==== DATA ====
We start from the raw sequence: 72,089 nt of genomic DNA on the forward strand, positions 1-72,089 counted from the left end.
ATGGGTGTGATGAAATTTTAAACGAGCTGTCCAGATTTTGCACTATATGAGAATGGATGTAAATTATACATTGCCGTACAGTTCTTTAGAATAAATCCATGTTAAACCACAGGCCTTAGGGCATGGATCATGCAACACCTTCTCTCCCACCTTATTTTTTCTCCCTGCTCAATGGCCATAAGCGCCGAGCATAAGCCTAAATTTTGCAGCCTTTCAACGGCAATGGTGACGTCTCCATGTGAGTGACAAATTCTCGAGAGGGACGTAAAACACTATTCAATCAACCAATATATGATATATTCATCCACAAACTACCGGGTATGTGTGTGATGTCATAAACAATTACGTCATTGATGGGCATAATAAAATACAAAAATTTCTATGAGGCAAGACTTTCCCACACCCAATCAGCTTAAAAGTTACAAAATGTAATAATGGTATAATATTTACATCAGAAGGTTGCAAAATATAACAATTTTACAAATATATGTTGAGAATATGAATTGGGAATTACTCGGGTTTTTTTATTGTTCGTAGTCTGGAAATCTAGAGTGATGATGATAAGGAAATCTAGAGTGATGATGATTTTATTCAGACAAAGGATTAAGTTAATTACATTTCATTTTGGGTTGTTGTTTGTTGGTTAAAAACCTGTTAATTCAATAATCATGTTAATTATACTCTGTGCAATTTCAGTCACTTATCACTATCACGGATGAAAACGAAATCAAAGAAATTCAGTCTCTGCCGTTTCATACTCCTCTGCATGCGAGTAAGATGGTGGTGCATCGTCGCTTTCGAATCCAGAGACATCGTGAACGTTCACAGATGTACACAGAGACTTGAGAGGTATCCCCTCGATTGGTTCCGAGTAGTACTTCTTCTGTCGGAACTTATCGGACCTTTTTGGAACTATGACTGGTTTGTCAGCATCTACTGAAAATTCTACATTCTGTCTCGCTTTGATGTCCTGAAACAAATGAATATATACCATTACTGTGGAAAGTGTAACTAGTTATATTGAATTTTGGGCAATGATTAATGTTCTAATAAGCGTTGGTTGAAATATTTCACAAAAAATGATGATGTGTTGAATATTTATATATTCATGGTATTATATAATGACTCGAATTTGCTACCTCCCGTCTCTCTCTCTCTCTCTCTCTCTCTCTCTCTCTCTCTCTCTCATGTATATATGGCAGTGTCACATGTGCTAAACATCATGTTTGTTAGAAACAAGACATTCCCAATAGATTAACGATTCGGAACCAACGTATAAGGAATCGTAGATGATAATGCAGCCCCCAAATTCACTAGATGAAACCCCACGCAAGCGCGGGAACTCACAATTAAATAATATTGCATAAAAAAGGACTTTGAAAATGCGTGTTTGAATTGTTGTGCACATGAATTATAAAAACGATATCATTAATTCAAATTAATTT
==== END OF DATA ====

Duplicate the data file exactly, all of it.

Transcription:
We start from the raw sequence: 72,089 nt of genomic DNA on the forward strand, positions 1-72,089 counted from the left end.
ATGGGTGTGATGAAATTTTAAACGAGCTGTCCAGATTTTGCACTATATGAGAATGGATGTAAATTATACATTGCCGTACAGTTCTTTAGAATAAATCCATGTTAAACCACAGGCCTTAGGGCATGGATCATGCAACACCTTCTCTCCCACCTTATTTTTTCTCCCTGCTCAATGGCCATAAGCGCCGAGCATAAGCCTAAATTTTGCAGCCTTTCAACGGCAATGGTGACGTCTCCATGTGAGTGACAAATTCTCGAGAGGGACGTAAAACACTATTCAATCAACCAATATATGATATATTCATCCACAAACTACCGGGTATGTGTGTGATGTCATAAACAATTACGTCATTGATGGGCATAATAAAATACAAAAATTTCTATGAGGCAAGACTTTCCCACACCCAATCAGCTTAAAAGTTACAAAATGTAATAATGGTATAATATTTACATCAGAAGGTTGCAAAATATAACAATTTTACAAATATATGTTGAGAATATGAATTGGGAATTACTCGGGTTTTTTTATTGTTCGTAGTCTGGAAATCTAGAGTGATGATGATAAGGAAATCTAGAGTGATGATGATTTTATTCAGACAAAGGATTAAGTTAATTACATTTCATTTTGGGTTGTTGTTTGTTGGTTAAAAACCTGTTAATTCAATAATCATGTTAATTATACTCTGTGCAATTTCAGTCACTTATCACTATCACGGATGAAAACGAAATCAAAGAAATTCAGTCTCTGCCGTTTCATACTCCTCTGCATGCGAGTAAGATGGTGGTGCATCGTCGCTTTCGAATCCAGAGACATCGTGAACGTTCACAGATGTACACAGAGACTTGAGAGGTATCCCCTCGATTGGTTCCGAGTAGTACTTCTTCTGTCGGAACTTATCGGACCTTTTTGGAACTATGACTGGTTTGTCAGCATCTACTGAAAATTCTACATTCTGTCTCGCTTTGATGTCCTGAAACAAATGAATATATACCATTACTGTGGAAAGTGTAACTAGTTATATTGAATTTTGGGCAATGATTAATGTTCTAATAAGCGTTGGTTGAAATATTTCACAAAAAATGATGATGTGTTGAATATTTATATATTCATGGTATTATATAATGACTCGAATTTGCTACCTCCCGTCTCTCTCTCTCTCTCTCTCTCTCTCTCTCTCTCTCTCTCTCATGTATATATGGCAGTGTCACATGTGCTAAACATCATGTTTGTTAGAAACAAGACATTCCCAATAGATTAACGATTCGGAACCAACGTATAAGGAATCGTAGATGATAATGCAGCCCCCAAATTCACTAGATGAAACCCCACGCAAGCGCGGGAACTCACAATTAAATAATATTGCATAAAAAAGGACTTTGAAAATGCGTGTTTGAATTGTTGTGCACATGAATTATAAAAACGATATCATTAATTCAAATTAATTT